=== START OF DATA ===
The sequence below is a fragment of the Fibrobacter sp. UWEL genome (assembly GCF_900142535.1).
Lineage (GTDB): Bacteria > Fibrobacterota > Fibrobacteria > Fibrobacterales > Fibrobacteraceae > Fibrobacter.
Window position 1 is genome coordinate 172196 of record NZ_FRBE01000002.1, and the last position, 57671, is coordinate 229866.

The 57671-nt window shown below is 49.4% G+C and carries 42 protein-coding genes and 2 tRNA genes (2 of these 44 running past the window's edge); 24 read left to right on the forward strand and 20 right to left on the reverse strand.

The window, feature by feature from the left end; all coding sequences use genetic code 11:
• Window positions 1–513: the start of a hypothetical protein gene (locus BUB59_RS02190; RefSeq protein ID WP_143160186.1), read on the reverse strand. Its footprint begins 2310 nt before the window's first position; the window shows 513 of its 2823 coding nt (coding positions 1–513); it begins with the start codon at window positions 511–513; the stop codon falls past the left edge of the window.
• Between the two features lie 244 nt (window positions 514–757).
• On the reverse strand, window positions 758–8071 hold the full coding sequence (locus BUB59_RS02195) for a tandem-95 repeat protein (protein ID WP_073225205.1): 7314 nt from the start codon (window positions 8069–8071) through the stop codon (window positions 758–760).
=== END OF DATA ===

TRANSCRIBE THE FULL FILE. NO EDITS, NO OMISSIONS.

The sequence below is a fragment of the Fibrobacter sp. UWEL genome (assembly GCF_900142535.1).
Lineage (GTDB): Bacteria > Fibrobacterota > Fibrobacteria > Fibrobacterales > Fibrobacteraceae > Fibrobacter.
Window position 1 is genome coordinate 172196 of record NZ_FRBE01000002.1, and the last position, 57671, is coordinate 229866.

The 57671-nt window shown below is 49.4% G+C and carries 42 protein-coding genes and 2 tRNA genes (2 of these 44 running past the window's edge); 24 read left to right on the forward strand and 20 right to left on the reverse strand.

The window, feature by feature from the left end; all coding sequences use genetic code 11:
• Window positions 1–513: the start of a hypothetical protein gene (locus BUB59_RS02190; RefSeq protein ID WP_143160186.1), read on the reverse strand. Its footprint begins 2310 nt before the window's first position; the window shows 513 of its 2823 coding nt (coding positions 1–513); it begins with the start codon at window positions 511–513; the stop codon falls past the left edge of the window.
• Between the two features lie 244 nt (window positions 514–757).
• On the reverse strand, window positions 758–8071 hold the full coding sequence (locus BUB59_RS02195) for a tandem-95 repeat protein (protein ID WP_073225205.1): 7314 nt from the start codon (window positions 8069–8071) through the stop codon (window positions 758–760).